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Bulgarian play defies pro-Kremlin sentiment with satirical take on Putin's war crimes

A highly acclaimed satirical play, titled "The Hague," which explores President Vladimir Putin and his allies facing a war crimes tribunal, making waves in Bulgaria, a country historically close to Russia.

Created by Ukrainian author Sasha Denisova and guest directed by Galin Stoev,the play narrates the tale of an orphaned teenager from Mariupol who envisions the top brass of Russia being held accountable for their role in the devastating war in Ukraine.

Following its premieres in Poland and the United States earlier this year, celebrated guest director Galin Stoev adapted the play for a Bulgarian audience, aiming to challenge the pro-Kremlin sentiment prevalent in the Balkan country.

In the same way as Charlie Chaplin mocked Nazi leader Adolf Hitler on screen, "Putin must be laughed at without mercy," says Denisova.

Satire of war

Bulgarian artist Radena Valkanova (L) prepares with make-up backstage ahead of her performance in the role of Russian President Vladimir Putin in the play "Haga"
Bulgarian artist Radena Valkanova (L) prepares with make-up backstage ahead of her performance in the role of Russian President Vladimir Putin in the play "Haga" - NIKOLAY DOYCHINOV/AFP

In the current staging at Sofia's National Theatre, the role of Putin is played by female Bulgarian actor Radena Valkanova.

"When Galin put this proposal to me, I didn't know that Putin was to be played by a woman and I said "Bah, how's that?" It would be a bit difficult to act like a man and what's the point. Then I understood that that was how it was thought out to be," Valkanova explains.

The Putin impersonator said she was glad the play has sparked "very polarised opinions", deeming them "the purpose of this type of theatre".

"I am happy that there is something like this to wake up people's thinking -- something that we lack as a nation."

Bulgaria's complex historical affiliation with Russia

Bulgarian artist Radena Valkanova(3R), as Vladimir Putin and Julian Vergov (2ndL) as Yevgeny Prigozhin, perform on stage during the play "Haga"
Bulgarian artist Radena Valkanova(3R), as Vladimir Putin and Julian Vergov (2ndL) as Yevgeny Prigozhin, perform on stage during the play "Haga" - NIKOLAY DOYCHINOV/AFP

Historically close to Russia, EU and NATO member Bulgaria still has many citizens nostalgic for what they see as the glory days of the Russian empire and the Soviet Union.

The nostalgia also refers to Russia as a protector for the Slavic people of Bulgaria from Ottoman rule.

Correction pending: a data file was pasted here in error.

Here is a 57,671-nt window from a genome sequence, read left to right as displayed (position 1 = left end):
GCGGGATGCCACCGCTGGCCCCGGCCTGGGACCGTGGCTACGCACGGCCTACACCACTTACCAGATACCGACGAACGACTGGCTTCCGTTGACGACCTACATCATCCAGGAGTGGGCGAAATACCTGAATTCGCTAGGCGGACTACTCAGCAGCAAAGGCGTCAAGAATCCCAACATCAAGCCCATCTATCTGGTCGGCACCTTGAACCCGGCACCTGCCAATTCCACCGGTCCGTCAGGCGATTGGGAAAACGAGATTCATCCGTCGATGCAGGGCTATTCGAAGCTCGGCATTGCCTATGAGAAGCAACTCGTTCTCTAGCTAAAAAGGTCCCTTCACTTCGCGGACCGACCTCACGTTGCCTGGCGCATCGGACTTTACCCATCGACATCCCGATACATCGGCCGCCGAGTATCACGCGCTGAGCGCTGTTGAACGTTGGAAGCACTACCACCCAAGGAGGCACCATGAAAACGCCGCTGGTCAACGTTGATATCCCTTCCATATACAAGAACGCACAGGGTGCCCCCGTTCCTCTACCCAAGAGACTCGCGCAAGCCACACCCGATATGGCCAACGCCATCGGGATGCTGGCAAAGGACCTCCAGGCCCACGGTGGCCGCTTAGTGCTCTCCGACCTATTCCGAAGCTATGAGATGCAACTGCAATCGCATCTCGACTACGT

Studies suggesting that 30 percent of Bulgarians are pro-Putin - despite Moscow's relentless war on Ukraine - encouraged Stoev in his determination to stage an "eye-opening" adaptation of the play in Sofia.

"The audience is deeply moved and asks questions," says Stoev, after the actors received another round of standing ovations from the crowd.

Evolving script

Bulgarian artist Julian Vergov performs on stage in the role of Yevgeny Prigozhin, during the play "Haga" at the National Theatre Ivan Vzaov in Sofia on November 14, 2023.
Bulgarian artist Julian Vergov performs on stage in the role of Yevgeny Prigozhin, during the play "Haga" at the National Theatre Ivan Vzaov in Sofia on November 14, 2023. - NIKOLAY DOYCHINOV/AFP

But the main challenge lies in constantly updating the script to reflect the current state of the war.

Yulian Vergov, portraying Russian Wagner mercenary chief Yevgeny Prigozhin, highlights the difficulty of incorporating new elements into the script, such as an aborted mutiny and Prigozhin's death in a plane crash.

Despite the fictional nature of the play, the impact of portraying a real character whose fate remains uncertain during rehearsals adds to the intensity of the performance.

"It's the first time something like this happened to me and it was infinitely interesting to change lines like that all the time. The play is a fiction in the head of a child but, after all, you play a real character, who then dies during the rehearsals, this is impressive. So I told myself, let us premiere and whatever changes after that we stay the way we are," explains Vergov.

While the play has garnered widespread acclaim, some critics dismiss it as "biased propaganda vaudeville."

Theatre director Vasil Vasilev countered such claims, asserting that the production invites spectators to reflect on real events and draw their own conclusions, emphasising the importance of avoiding politicisation.

Following a stopover in Toulouse, where Stoev heads the national drama centre, there are plans to stage the play in the Bulgarian countryside, an area known for its susceptibility to pro-Russian sentiment.

"The Hague" is running until 28 February 2024 at the Sofia's National Theatre.